Women bishops: Clergy could ask for MPs' help, Bradshaw says

The general synod of the Church of England meeting on 21 November The general synod voted not to allow women to become bishops last month

Church of England senior clergy should ask for Parliament's help if they cannot force a rule change on allowing women bishops, MP Ben Bradshaw says.

Last month, the Church's general synod voted narrowly against the move.

But the synod's House of Bishops has now said it will draw up new proposals to be returned to the synod in July.

Labour's Mr Bradshaw told the Commons bishops could ask MPs to help by amending laws, but some Tory and Labour MPs said they should not get involved.

The House of Bishops announced on Tuesday that it planned to decide next May on a legislative package to put before the governing synod next summer.

The bishops said the package must have "greater simplicity" than the previous measure but they also moved to reassure opponents their place in the Church was secure.

Start Quote

The process must be concluded quickly in months and not years, and if they are not sure that they can deliver, they must ask Parliament for help”

End Quote MP Ben Bradshaw

The new law must recognise both supporters and opponents of women bishops were "loyal Anglicans", they said.

Speaking in a backbench debate, former culture secretary Mr Bradshaw said many people in the Church thought women bishops were a "done deal".

He said elections for a new synod were not due until autumn 2015, adding that "unless some of those who voted 'no' this time can be persuaded to change their minds, I have doubts about the bishops being confident of getting the revised measures through" before then.

"In announcing before this debate that they will have another go in July, the bishops really do need to be sure that they will win," the Labour MP for Exeter added.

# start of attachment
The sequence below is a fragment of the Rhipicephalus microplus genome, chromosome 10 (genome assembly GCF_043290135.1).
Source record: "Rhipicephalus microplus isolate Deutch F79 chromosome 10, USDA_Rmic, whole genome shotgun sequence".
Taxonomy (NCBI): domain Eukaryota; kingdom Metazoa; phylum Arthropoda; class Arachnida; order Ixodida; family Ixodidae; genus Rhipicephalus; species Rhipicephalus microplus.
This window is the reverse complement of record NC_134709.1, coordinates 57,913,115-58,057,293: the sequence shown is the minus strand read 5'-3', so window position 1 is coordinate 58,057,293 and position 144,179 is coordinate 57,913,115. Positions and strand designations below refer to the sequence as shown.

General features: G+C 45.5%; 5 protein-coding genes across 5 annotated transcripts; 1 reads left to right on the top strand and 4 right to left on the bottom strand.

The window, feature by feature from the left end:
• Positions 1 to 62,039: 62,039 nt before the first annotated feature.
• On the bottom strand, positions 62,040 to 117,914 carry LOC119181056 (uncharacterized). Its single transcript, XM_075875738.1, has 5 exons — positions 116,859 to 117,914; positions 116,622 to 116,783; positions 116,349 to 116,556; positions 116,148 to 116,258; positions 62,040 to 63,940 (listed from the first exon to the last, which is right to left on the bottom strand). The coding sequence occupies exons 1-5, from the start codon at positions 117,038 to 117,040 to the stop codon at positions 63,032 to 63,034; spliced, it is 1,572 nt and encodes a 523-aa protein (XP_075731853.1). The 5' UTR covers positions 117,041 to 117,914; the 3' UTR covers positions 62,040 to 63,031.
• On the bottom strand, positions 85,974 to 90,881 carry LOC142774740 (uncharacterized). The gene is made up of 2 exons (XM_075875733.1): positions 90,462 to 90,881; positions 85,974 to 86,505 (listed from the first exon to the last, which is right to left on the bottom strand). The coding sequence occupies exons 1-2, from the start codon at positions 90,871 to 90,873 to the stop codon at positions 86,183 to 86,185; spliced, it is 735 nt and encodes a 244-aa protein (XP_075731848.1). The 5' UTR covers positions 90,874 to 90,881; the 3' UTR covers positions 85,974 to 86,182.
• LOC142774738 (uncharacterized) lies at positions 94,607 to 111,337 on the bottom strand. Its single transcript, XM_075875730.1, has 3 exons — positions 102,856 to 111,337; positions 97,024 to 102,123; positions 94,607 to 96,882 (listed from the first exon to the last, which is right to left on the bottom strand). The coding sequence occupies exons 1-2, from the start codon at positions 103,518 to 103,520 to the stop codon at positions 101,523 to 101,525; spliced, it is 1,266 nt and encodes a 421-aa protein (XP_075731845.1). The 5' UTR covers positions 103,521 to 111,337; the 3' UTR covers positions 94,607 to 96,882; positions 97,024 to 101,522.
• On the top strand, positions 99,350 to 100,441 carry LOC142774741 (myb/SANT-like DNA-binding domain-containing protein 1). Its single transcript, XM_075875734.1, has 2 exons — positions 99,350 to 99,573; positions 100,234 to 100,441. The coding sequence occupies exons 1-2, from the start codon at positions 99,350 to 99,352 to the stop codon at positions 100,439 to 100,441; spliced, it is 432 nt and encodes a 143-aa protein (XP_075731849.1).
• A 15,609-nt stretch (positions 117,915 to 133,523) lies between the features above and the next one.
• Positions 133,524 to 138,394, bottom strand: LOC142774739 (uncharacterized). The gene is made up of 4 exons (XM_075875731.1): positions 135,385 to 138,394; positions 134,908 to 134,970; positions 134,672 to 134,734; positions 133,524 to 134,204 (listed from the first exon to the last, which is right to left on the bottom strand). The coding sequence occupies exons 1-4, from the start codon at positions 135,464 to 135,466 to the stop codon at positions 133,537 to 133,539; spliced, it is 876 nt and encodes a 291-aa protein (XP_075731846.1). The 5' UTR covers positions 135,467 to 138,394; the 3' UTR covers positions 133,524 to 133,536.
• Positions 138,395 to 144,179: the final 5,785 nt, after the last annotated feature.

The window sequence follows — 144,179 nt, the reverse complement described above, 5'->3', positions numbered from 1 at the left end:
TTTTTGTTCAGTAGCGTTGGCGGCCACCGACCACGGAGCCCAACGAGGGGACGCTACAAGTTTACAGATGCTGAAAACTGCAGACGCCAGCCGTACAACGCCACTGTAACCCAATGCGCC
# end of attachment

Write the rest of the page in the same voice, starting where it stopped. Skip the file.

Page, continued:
"The process must be concluded quickly in months and not years, and if they are not sure that they can deliver, they must ask Parliament for help."

That help could include changing the Equality Act which exempts the Church from allowing women to take up senior positions.

He said he had received many letters from clergy and Church lay members asking Parliament to step in.

'PR damage'

"A priest from Lancaster wrote to me saying: 'Please, please, please help'. She went on to ask us to remove the exemption for the Church from equality laws, describing it as 'deeply offensive to women priests'," he said.

Conservative MP for Torridge and West Devon Geoffrey Cox was among MPs who disagreed with Mr Bradshaw, saying Parliament should stay out of the issue.

Mr Cox, who said he was "resigned" to the inevitability of women bishops, even though he could not support it himself, added: "The rules by which the decision of the synod was reached were created for a reason.

"Constitutionally-weighted majorities are invariably introduced around the world, not only in the Church but in countries, to protect minority opinions."

And Labour MP for Birkenhead Frank Field said that, while the introduction of women bishops was "long overdue", he did not favour "interfering with the processes that are synod's processes".

The measure to allow women to be bishops passed in the synod's Houses of Bishops and Clergy on 20 November, but failed to gain the required two-thirds majority in the House of Laity. It would have needed to pass all three houses to be adopted by the Church.

Opponents of women bishops were not satisfied with the provisions for them in the measure - these required diocesan bishops to appoint stand-in bishops for them, in a manner which "respected" their views.

They wanted the stand-in bishops to have more independent authority.

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